If you are a kinship provider and need legal support for custody, guardianship, or other concerns, here is an article [Link coming soon] to help you find available resources.

If you are a grandfamily and would like more information about the resources available to your family, you can find general information here, and California-specific information here.

Forms to Secure Responsibilities for Kinship Children

It can be challenging to navigate all the forms for authorization of kinship responsibilities, particularly for grandfamilies and relatives who are caring for children outside of adoption scenarios. These include parental designation, power of attorney, and the caregiver affidavit. Below are links and information regarding these documents.

[Link to forms coming soon]

Parental Designation Form

When the child’s parent/s are unavailable or unable to make decisions about the child’s education and other primary needs, the parental designation form (or OCFS Designation of Person in Parental Relationship form) allows the grandparents or relative to make the decisions instead, listing them as a “designee.” This designation is limited to a certain period of time, as well as other specifications determined by the parent. To authorize the designation, the kinship caregiver and the biological parent/s need to sign the form and have it notarized.

California Minor Child Power of Attorney Form

Power of attorney is an assignment of parental, custody, or guardian rights that allows kinship caregivers to make major decisions for the child, including life-saving choices about medical care and mental health needs, when the biological parents are absent. Power of attorney is temporary and typically lasting for six months. It requires the approval of the biological parent/s, and parents can revoke power of attorney at any time by filing a different form. To transfer power of attorney, the kinship caregiver and the biological parents need to sign the form and have it notarized.

Find the form here.

Caregiver’s Authorization Affidavit

Some grandparents and relatives provide care for children but do not pursue legal guardianship for various reasons, including their relationship with the child’s biological parents, the amount of time the relative will be caring for the child, or limits on their permission for guardianship. A Caregiver’s Authorization Affidavit allows grandparents or relative caregivers to provide proof to the child’s school and to medical professionals that they are authorized to make relevant decisions for the child. The kinship caregiver needs to sign the authorization affidavit and have it notarized in order for it to be legally recognized. The parent does not need to sign the affidavit, but they have the right to cancel it. This arrangement is only valid while the child is living with the kinship caregiver. 

Find the form here

Kinship Resources for Legal Services

If you are a grandparent or relative caregiver and need help to navigate legal concerns or resolve a serious issue for the child, you are not alone. There are many free and low cost resources, including legal staff on hand, that can help you to move through challenges and provide the best resolution for your family.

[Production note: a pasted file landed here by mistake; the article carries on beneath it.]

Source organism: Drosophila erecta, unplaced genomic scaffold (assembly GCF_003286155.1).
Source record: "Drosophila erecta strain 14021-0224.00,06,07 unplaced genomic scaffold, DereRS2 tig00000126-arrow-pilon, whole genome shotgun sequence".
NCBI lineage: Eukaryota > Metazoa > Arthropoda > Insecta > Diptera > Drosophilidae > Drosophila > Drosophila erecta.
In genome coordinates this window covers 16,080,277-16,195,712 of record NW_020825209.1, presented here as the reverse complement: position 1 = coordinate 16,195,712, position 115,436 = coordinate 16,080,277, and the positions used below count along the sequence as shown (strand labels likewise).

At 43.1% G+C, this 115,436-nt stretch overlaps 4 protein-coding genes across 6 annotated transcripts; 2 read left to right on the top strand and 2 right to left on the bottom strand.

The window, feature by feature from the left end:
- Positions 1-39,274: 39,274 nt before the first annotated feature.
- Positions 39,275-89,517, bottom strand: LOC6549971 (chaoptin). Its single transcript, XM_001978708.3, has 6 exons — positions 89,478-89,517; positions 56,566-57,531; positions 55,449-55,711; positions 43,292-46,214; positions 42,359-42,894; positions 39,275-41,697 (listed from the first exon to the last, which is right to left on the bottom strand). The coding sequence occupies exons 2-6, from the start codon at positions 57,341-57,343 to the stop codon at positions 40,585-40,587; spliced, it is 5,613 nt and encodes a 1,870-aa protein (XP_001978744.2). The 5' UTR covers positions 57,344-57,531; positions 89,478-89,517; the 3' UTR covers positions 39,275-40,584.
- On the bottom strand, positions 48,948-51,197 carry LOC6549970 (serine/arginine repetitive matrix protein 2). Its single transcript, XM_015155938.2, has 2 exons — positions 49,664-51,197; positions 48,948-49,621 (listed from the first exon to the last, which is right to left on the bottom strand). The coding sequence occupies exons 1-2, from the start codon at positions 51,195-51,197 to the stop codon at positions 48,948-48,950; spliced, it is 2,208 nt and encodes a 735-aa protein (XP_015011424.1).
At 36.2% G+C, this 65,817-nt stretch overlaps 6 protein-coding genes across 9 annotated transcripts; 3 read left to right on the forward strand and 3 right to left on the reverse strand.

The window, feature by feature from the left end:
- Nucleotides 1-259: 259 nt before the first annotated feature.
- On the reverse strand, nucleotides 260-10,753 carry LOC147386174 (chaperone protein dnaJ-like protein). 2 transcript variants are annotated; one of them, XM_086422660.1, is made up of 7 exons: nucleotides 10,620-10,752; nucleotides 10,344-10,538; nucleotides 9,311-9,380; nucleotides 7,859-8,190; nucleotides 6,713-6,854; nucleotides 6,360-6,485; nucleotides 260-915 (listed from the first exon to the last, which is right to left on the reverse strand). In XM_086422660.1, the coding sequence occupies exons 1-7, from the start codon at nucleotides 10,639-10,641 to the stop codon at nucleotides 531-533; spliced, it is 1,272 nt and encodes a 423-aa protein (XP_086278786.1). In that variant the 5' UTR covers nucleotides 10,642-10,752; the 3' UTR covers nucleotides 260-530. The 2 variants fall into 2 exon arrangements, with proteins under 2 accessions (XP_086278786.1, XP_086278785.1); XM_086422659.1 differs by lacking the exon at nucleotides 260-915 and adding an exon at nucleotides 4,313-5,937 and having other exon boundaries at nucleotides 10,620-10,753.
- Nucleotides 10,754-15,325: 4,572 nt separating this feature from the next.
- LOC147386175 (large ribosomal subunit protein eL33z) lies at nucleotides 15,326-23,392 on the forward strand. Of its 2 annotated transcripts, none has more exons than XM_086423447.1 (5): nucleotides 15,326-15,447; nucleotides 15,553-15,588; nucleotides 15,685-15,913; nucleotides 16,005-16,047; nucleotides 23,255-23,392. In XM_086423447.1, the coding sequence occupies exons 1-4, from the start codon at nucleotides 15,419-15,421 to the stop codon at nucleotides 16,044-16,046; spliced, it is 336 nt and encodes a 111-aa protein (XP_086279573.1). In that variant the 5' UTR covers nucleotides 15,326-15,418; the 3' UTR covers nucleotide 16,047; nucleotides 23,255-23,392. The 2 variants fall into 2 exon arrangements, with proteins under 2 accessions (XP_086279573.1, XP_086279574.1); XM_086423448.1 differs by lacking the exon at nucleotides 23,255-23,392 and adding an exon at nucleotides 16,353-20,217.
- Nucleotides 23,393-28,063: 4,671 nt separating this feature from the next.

California Courts

California courts offer free and low cost legal resources, including free help from a family law facilitator or a self help center. Family law facilitators are lawyers with experience in family law who can help with forms, referrals, and things like domestic violence or custody issues. Self help center services are free, and despite their name, have court lawyers and staff on hand. Note, these staff members do not act like a personal lawyer — there is no confidentiality requirement, for example. 

Additionally, the California courts website offers self-help resources covering topics like adoption, child custody and visitation, and guardianship, among many others. These include helpful guides and links to services that might be helpful in the meantime. 

Self Help Centers

As mentioned above, kinship caregivers can take advantage of local self help resources — there are links to each county’s online self help centers via the California Courts website. On each county’s website there are a host of services and legal resources and recommendations. Just a few of the options include a listing of the self help center on-site locations, contact information for lawyers, and a phone number to speak to someone directly. 

Statewide Agencies

In addition to receiving county-level support, grandparents and relative caregivers can reach out to statewide agencies like Legal Aid at Work and Catholic Charities USA. Legal Aid At Work offers hotlines, resources, and more personal legal support if needed. Catholic Charities provides resources for many different needs, including family challenges. Caregivers can find their local California Catholic Charity here and reach out directly to see what might be available in their situation.

Alliance for Children’s Rights

There are many organizations that specifically address kinship and foster care needs. One of these is the Alliance for Children’s Rights, which advocates for children, young adults, and families within foster care or kinship care and provides free legal support. The alliance works with pro bono partners to provide legal services to families who are adopting children from the foster care system. It works closely with Children and Family Services, and will represent kinship caregivers in probate court in regards to legal guardianship. 

Area Agency on Aging

For grandfamilies, there are local Area Agencies on Aging that might provide legal assistance for kinship care issues. There are different Area Agency on Aging websites for each county. For example, California residents in the Napa/Solano area can visit this website for more information. There is an additional guide resource guide here


Advokids is an organization dedicated to advocacy and protection for foster children, with a particular focus on providing legal resources. Kinship caregivers can take advantage of the free telephone hotline, and Advokids’ staff attorneys and pro bono attorneys provide assistance with appeals and amicus briefs. The organization additionally fights for statewide child welfare reform and provides training and conferences to help support the needs of children in kinship and foster families.